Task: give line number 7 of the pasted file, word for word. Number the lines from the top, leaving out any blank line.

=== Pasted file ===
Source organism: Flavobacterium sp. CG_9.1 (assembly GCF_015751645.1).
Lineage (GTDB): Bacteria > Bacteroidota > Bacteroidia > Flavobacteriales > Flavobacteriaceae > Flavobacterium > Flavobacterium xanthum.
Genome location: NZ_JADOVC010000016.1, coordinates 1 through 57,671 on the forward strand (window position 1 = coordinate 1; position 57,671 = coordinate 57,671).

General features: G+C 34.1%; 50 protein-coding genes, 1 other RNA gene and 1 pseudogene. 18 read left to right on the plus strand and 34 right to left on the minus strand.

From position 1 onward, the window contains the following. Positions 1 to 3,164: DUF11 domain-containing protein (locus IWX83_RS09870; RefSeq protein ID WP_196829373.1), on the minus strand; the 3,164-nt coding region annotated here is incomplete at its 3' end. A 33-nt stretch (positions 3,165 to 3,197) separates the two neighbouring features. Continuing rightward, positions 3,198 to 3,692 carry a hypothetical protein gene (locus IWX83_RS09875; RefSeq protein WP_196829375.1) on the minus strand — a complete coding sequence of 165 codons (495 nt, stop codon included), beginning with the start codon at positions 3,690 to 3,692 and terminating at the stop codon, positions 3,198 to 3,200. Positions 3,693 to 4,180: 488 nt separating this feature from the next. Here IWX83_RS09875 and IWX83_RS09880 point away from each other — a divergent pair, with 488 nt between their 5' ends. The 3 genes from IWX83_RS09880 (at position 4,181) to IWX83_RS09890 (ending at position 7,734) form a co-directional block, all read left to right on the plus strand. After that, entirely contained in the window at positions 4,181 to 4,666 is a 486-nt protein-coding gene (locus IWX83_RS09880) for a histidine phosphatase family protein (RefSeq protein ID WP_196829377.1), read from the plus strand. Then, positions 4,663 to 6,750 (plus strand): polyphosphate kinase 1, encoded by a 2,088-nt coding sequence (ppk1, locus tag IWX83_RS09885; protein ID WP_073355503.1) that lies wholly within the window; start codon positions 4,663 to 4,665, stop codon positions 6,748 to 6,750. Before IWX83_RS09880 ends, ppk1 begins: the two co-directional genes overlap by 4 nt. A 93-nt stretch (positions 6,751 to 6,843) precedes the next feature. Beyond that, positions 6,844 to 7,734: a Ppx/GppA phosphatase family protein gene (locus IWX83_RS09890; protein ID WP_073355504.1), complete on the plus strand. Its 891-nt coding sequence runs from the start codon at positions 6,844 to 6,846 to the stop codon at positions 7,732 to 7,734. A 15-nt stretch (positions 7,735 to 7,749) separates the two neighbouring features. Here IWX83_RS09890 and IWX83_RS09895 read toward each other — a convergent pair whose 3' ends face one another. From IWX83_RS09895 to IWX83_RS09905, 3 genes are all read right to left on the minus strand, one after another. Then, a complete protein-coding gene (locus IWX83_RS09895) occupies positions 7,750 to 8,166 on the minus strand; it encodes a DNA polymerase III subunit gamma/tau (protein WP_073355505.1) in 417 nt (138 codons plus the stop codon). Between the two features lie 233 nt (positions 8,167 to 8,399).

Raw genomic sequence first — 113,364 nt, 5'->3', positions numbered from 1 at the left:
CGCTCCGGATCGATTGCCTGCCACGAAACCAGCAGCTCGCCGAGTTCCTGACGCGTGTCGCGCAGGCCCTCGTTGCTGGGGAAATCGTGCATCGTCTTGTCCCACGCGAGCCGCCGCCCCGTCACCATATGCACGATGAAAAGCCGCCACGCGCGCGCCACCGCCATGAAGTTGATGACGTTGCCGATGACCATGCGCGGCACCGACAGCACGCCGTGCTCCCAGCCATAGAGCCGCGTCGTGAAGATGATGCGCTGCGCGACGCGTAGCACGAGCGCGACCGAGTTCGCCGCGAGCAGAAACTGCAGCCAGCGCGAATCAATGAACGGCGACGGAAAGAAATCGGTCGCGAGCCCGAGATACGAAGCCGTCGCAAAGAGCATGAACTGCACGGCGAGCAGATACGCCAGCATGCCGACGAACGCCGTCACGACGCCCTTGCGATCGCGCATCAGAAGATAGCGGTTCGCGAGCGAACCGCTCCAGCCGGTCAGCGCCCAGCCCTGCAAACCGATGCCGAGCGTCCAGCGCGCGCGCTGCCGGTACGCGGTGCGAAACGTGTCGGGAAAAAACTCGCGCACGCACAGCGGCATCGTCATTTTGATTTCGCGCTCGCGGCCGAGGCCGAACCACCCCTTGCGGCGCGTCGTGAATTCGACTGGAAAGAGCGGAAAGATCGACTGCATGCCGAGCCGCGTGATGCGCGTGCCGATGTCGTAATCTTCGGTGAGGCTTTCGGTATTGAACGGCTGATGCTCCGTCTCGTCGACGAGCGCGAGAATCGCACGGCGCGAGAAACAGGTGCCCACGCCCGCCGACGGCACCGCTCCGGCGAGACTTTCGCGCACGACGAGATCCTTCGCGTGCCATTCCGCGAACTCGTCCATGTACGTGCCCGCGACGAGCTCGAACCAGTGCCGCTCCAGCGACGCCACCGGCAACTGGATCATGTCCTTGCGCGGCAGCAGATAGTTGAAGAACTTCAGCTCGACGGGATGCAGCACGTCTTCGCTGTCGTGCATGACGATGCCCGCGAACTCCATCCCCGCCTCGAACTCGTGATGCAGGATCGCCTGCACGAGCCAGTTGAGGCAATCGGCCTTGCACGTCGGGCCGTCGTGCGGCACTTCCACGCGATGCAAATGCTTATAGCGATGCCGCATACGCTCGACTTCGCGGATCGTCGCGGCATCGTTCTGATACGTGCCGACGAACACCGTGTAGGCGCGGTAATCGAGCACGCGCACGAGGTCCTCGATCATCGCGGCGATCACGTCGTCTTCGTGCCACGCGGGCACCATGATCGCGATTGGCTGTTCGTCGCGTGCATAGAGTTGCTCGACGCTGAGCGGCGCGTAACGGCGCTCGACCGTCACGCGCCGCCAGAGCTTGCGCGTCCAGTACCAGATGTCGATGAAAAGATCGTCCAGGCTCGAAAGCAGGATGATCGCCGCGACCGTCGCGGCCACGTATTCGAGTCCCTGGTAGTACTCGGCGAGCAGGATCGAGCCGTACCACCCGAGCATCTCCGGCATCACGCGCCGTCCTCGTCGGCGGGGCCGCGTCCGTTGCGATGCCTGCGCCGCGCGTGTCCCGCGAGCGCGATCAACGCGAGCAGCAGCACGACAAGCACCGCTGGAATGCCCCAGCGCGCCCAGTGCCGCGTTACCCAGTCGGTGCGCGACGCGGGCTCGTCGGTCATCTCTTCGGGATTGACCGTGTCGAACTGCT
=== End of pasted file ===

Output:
CGCTCCGGATCGATTGCCTGCCACGAAACCAGCAGCTCGCCGAGTTCCTGACGCGTGTCGCGCAGGCCCTCGTTGCTGGGGAAATCGTGCATCGTCTTGTCCCACGCGAGCCGCCGCCCCGTCACCATATGCACGATGAAAAGCCGCCACGCGCGCGCCACCGCCATGAAGTTGATGACGTTGCCGATGACCATGCGCGGCACCGACAGCACGCCGTGCTCCCAGCCATAGAGCCGCGTCGTGAAGATGATGCGCTGCGCGACGCGTAGCACGAGCGCGACCGAGTTCGCCGCGAGCAGAAACTGCAGCCAGCGCGAATCAATGAACGGCGACGGAAAGAAATCGGTCGCGAGCCCGAGATACGAAGCCGTCGCAAAGAGCATGAACTGCACGGCGAGCAGATACGCCAGCATGCCGACGAACGCCGTCACGACGCCCTTGCGATCGCGCATCAGAAGATAGCGGTTCGCGAGCGAACCGCTCCAGCCGGTCAGCGCCCAGCCCTGCAAACCGATGCCGAGCGTCCAGCGCGCGCGCTGCCGGTACGCGGTGCGAAACGTGTCGGGAAAAAACTCGCGCACGCACAGCGGCATCGTCATTTTGATTTCGCGCTCGCGGCCGAGGCCGAACCACCCCTTGCGGCGCGTCGTGAATTCGACTGGAAAGAGCGGAAAGATCGACTGCATGCCGAGCCGCGTGATGCGCGTGCCGATGTCGTAATCTTCGGTGAGGCTTTCGGTATTGAACGGCTGATGCTCCGTCTCGTCGACGAGCGCGAGAATCGCACGGCGCGAGAAACAGGTGCCCACGCCCGCCGACGGCACCGCTCCGGCGAGACTTTCGCGCACGACGAGATCCTTCGCGTGCCATTCCGCGAACTCGTCCATGTACGTGCCCGCGACGAGCTCGAACCAGTGCCGCTCCAGCGACGCCACCGGCAACTGGATCATGTCCTTGCGCGGCAGCAGATAGTTGAAGAACTTCAGCTCGACGGGATGCAGCACGTCTTCGCTGTCGTGCATGACGATGCCCGCGAACTCCATCCCCGCCTCGAACTCGTGATGCAGGATCGCCTGCACGAGCCAGTTGAGGCAATCGGCCTTGCACGTCGGGCCGTCGTGCGGCACTTCCACGCGATGCAAATGCTTATAGCGATGCCGCATACGCTCGACTTCGCGGATCGTCGCGGCATCGTTCTGATACGTGCCGACGAACACCGTGTAGGCGCGGTAATCGAGCACGCGCACGAGGTCCTCGATCATCGCGGCGATCACGTCGTCTTCGTGCCACGCGGGCACCATGATCGCGATTGGCTGTTCGTCGCGTGCATAGAGTTGCTCGACGCTGAGCGGCGCGTAACGGCGCTCGACCGTCACGCGCCGCCAGAGCTTGCGCGTCCAGTACCAGATGTCGATGAAAAGATCGTCCAGGCTCGAAAGCAGGATGATCGCCGCGACCGTCGCGGCCACGTATTCGAGTCCCTGGTAGTACTCGGCGAGCAGGATCGAGCCGTACCACCCGAGCATCTCCGGCATCACGCGCCGTCCTCGTCGGCGGGGCCGCGTCCGTTGCGATGCCTGCGCCGCGCGTGTCCCGCGAGCGCGATCAACGCGAGCAGCAGCACGACAAGCACCGCTGGAATGCCCCAGCGCGCCCAGTGCCGCGTTACCCAGTCGGTGCGCGACGCGGGCTCGTCGGTCATCTCTTCGGGATTGACCGTGTCGAACTGCT